The Indiana Senate’s Corrections Committee has begun discussion on a bill which addresses one of the main concerns of this year’s State of the State and State of the Judiciary addresses – criminal sentencing reform.
Among the first to testify Tuesday was Jon Ozmint, who served as South Carolina’s Corrections Commissioner from 2003 until last month. Ozmint says the Hoosier State and the Palmetto State are similar, but that even South Carolina’s tough laws don’t incriminate all the people that Indiana’s do.
“When I came in in 2003, we had 21,000 inmates. When I left we were over 25,000. Y’all have outpaced us. You’ve got to work hard to do that, folks. We will lock you up for pretty near anything in South Carolina, but you’re locking up folks that even we don’t lock up,” he said.
Ozmint tied that to Indiana’s drug laws, saying the state imprisons too many people for possession of illegal substances. Bruce Lemon, the newly-appointed Indiana Department of Corrections Commissioner, appeared to agree, saying that when he was head of the Putnamville prison, he saw a staggering release rate for inmates serving short sentences. That, he said, leads to an inability to reform behavior.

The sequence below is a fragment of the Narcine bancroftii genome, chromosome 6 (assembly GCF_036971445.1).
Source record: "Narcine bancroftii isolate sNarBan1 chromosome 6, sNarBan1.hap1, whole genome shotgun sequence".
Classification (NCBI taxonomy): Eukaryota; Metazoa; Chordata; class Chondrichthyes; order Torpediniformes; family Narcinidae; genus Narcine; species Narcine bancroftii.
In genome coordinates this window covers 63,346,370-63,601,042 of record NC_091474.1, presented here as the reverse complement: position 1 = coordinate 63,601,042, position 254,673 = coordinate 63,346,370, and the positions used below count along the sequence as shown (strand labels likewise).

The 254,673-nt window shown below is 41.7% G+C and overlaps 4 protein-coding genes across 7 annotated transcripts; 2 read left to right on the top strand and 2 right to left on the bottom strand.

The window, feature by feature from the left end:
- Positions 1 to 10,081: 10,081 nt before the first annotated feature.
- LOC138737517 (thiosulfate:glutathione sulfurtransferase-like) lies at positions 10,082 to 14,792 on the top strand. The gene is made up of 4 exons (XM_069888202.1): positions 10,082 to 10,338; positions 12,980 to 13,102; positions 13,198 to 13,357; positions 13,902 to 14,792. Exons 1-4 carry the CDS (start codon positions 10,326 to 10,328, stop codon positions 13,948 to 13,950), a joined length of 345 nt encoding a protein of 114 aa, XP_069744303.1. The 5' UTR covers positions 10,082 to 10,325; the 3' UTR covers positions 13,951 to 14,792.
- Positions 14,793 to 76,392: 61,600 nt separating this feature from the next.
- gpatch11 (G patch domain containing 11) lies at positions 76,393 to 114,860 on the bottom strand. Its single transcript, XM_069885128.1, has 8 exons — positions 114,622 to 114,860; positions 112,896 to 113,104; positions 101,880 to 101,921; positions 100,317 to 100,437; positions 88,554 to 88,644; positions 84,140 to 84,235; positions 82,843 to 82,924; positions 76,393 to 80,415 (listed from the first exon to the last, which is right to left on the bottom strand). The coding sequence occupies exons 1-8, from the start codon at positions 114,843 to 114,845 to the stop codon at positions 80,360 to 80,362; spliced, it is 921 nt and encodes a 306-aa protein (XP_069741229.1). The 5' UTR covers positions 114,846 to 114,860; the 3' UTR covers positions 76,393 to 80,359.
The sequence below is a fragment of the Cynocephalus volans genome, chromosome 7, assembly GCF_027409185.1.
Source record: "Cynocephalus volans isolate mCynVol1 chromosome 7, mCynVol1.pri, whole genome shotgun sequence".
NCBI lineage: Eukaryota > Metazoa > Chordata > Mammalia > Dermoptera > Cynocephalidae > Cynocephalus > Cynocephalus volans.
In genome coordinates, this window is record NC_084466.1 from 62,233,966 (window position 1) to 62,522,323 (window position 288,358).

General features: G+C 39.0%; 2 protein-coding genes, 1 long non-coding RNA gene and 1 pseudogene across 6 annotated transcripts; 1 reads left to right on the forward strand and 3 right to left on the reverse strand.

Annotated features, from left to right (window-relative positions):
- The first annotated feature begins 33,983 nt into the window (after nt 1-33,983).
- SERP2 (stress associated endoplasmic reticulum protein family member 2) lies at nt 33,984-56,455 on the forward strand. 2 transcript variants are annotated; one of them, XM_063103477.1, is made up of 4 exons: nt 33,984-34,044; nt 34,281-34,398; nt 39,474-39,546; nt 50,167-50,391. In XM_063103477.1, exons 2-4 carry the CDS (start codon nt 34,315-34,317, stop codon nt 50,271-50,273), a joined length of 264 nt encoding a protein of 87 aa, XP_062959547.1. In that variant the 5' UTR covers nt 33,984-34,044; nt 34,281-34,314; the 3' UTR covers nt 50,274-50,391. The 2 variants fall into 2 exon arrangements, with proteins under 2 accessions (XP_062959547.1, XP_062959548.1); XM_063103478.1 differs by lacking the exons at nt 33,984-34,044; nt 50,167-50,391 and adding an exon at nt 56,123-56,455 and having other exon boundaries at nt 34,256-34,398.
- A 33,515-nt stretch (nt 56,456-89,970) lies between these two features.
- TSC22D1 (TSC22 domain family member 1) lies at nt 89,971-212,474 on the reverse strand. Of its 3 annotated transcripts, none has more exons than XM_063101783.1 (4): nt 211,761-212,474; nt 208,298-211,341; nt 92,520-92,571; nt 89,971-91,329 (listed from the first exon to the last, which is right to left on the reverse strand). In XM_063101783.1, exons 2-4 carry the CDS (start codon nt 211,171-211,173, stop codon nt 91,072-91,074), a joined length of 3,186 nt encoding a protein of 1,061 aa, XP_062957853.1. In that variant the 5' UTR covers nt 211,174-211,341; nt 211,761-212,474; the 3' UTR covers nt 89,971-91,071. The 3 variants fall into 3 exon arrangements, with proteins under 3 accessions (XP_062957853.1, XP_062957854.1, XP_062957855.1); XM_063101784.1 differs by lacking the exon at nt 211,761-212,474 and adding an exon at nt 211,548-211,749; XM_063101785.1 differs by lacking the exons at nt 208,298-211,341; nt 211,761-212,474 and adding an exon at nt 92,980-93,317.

“We have 2600 offenders at Putnamville. And last year we released 2000 of those offenders. We were lucky even to get them a job – dorm sanitation, etc. So that really hit home to me, right then and there, that we were really not doing much with these offenders,” Lemon said.
Former IDOC Commissioner Ed Buss, now in the same job in Florida, testified that the state also cannot afford to continue building prisons to hold its inmate population. Without change, Buss says, the state will have to spend $130 million to build another prison in the next two years and another $40 million a year to operate it – money, Buss pointed out, the state hasn’t had at any point in the Daniels administration.